Audio/Video Tag: Don’t Forget to load() before you play()

This is a gotcha that will catch a lot of people out because it goes against the expectation that you just change an image’s appearance by setting its “src”, done. And also, it’s a deviation from the more general convention that you change DOM properties declaratively to make stuff happen. Probably for good reason, given the temporal nature of audio and video playback, but just beware it’s a different model.

Bottom line is – load() between changing src and play()ing:

javascript

  1. function play(url) {
  2.   var audio = document.querySelector("audio");
  3.   audio.src = url;
  4.   audio.load(); // !HUL|_O! PAY ATTENTI0N!
  5.   audio.play();
  6. }

A lot of online sources talk about play() and omit to mention this vital fact, because they’re only play()ing a single track…and the first track works fine. This is an oddity – you can just call play() the first time and it will automatically load. This happens whether you set “src” in the initial HTML’s “audio” tag or whether you set it programatically. I did some fiddling and it looks like the behaviour is the same in Chrome and Firefox. It’s like the track is auto-load()ed the first time you set its source. (And note that Firefox doesn’t auto-buffer so that’s nothing to do with it.)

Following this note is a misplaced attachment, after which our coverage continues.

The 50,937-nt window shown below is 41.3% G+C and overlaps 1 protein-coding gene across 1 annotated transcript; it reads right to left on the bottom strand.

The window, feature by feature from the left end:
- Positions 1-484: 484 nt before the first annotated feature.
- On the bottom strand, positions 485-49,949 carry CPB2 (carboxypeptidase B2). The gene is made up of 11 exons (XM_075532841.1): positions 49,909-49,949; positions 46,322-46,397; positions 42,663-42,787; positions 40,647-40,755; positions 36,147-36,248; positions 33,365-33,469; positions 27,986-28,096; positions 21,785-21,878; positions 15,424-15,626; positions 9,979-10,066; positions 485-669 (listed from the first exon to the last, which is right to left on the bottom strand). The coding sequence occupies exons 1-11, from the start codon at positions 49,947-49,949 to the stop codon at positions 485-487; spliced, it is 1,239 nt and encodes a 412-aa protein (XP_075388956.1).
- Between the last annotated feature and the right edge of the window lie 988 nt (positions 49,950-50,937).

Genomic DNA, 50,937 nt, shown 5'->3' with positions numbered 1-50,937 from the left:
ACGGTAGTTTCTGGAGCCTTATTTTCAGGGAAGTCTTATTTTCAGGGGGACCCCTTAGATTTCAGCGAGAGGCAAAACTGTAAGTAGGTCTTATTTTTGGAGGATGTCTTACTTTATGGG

devx has you covered on this topic, and points out the subtle issues which you would need to look at for a quality production:

However, media by its very nature is a time-spanning process. You’re working with both the need to load and cache audio and video files and the network connection, which itself can prove to be a challenge that’s usually not a factor for most non-temporal resources. For these reasons, when dealing with video and audio on the web, if you want to take control of the process in any way, you have to work asynchronously, tying into the various events that are passed back to the client from the media-serving website. Table 4 (taken directly from the HTML 5 documentation) provides a full listing of the various events and when they are dispatched. … Of all the events in Table 4, perhaps the most useful are the canplay and canplaythrough events. The first, canplay, will fire when enough data has been loaded for the video player to start actually rendering content constructively, even if not all of the data has been loaded. The canplaythrough event, on the other hand, will fire when the data has essentially completely loaded into the browser’s buffer, making it possible to play the video all the way through without the need to pause and retrieve more content.

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